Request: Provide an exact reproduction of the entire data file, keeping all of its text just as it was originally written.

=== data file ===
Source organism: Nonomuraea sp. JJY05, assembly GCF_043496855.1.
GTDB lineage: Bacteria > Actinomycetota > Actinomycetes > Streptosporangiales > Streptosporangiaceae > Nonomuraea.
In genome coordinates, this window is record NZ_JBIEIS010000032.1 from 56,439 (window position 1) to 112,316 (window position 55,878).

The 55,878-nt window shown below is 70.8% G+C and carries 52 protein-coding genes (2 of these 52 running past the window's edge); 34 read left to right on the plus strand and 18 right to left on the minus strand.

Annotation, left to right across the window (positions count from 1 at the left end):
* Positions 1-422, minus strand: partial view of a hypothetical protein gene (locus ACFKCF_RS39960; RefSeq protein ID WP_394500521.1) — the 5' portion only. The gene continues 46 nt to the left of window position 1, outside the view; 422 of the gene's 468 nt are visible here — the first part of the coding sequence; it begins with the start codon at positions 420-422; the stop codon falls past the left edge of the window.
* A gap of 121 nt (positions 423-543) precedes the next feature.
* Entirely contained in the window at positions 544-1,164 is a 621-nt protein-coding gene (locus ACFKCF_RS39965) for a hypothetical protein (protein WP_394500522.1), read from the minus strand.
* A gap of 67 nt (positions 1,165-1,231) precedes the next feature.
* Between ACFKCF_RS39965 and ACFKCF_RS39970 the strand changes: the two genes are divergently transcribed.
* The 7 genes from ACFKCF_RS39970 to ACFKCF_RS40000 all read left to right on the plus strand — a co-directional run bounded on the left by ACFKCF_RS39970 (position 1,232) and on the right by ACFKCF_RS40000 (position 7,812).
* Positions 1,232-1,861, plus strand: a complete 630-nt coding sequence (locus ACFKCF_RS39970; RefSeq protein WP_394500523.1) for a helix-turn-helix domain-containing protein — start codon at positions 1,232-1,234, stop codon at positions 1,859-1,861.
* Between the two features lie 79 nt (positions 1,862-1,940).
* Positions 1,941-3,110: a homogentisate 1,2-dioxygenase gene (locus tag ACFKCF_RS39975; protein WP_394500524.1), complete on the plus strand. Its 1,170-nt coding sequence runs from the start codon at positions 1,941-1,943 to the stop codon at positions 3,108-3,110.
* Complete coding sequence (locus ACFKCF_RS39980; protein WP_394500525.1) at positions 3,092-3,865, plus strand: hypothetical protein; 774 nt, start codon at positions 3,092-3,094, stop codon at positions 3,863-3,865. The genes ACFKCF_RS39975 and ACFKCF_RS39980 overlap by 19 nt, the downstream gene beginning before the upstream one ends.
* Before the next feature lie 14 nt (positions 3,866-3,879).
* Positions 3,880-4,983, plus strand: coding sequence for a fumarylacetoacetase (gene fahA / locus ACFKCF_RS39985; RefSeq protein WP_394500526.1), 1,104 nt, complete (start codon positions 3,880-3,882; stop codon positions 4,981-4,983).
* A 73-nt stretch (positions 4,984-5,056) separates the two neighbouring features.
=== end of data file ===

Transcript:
Source organism: Nonomuraea sp. JJY05, assembly GCF_043496855.1.
GTDB lineage: Bacteria > Actinomycetota > Actinomycetes > Streptosporangiales > Streptosporangiaceae > Nonomuraea.
In genome coordinates, this window is record NZ_JBIEIS010000032.1 from 56,439 (window position 1) to 112,316 (window position 55,878).

The 55,878-nt window shown below is 70.8% G+C and carries 52 protein-coding genes (2 of these 52 running past the window's edge); 34 read left to right on the plus strand and 18 right to left on the minus strand.

Annotation, left to right across the window (positions count from 1 at the left end):
* Positions 1-422, minus strand: partial view of a hypothetical protein gene (locus ACFKCF_RS39960; RefSeq protein ID WP_394500521.1) — the 5' portion only. The gene continues 46 nt to the left of window position 1, outside the view; 422 of the gene's 468 nt are visible here — the first part of the coding sequence; it begins with the start codon at positions 420-422; the stop codon falls past the left edge of the window.
* A gap of 121 nt (positions 423-543) precedes the next feature.
* Entirely contained in the window at positions 544-1,164 is a 621-nt protein-coding gene (locus ACFKCF_RS39965) for a hypothetical protein (protein WP_394500522.1), read from the minus strand.
* A gap of 67 nt (positions 1,165-1,231) precedes the next feature.
* Between ACFKCF_RS39965 and ACFKCF_RS39970 the strand changes: the two genes are divergently transcribed.
* The 7 genes from ACFKCF_RS39970 to ACFKCF_RS40000 all read left to right on the plus strand — a co-directional run bounded on the left by ACFKCF_RS39970 (position 1,232) and on the right by ACFKCF_RS40000 (position 7,812).
* Positions 1,232-1,861, plus strand: a complete 630-nt coding sequence (locus ACFKCF_RS39970; RefSeq protein WP_394500523.1) for a helix-turn-helix domain-containing protein — start codon at positions 1,232-1,234, stop codon at positions 1,859-1,861.
* Between the two features lie 79 nt (positions 1,862-1,940).
* Positions 1,941-3,110: a homogentisate 1,2-dioxygenase gene (locus tag ACFKCF_RS39975; protein WP_394500524.1), complete on the plus strand. Its 1,170-nt coding sequence runs from the start codon at positions 1,941-1,943 to the stop codon at positions 3,108-3,110.
* Complete coding sequence (locus ACFKCF_RS39980; protein WP_394500525.1) at positions 3,092-3,865, plus strand: hypothetical protein; 774 nt, start codon at positions 3,092-3,094, stop codon at positions 3,863-3,865. The genes ACFKCF_RS39975 and ACFKCF_RS39980 overlap by 19 nt, the downstream gene beginning before the upstream one ends.
* Before the next feature lie 14 nt (positions 3,866-3,879).
* Positions 3,880-4,983, plus strand: coding sequence for a fumarylacetoacetase (gene fahA / locus ACFKCF_RS39985; RefSeq protein WP_394500526.1), 1,104 nt, complete (start codon positions 3,880-3,882; stop codon positions 4,981-4,983).
* A 73-nt stretch (positions 4,984-5,056) separates the two neighbouring features.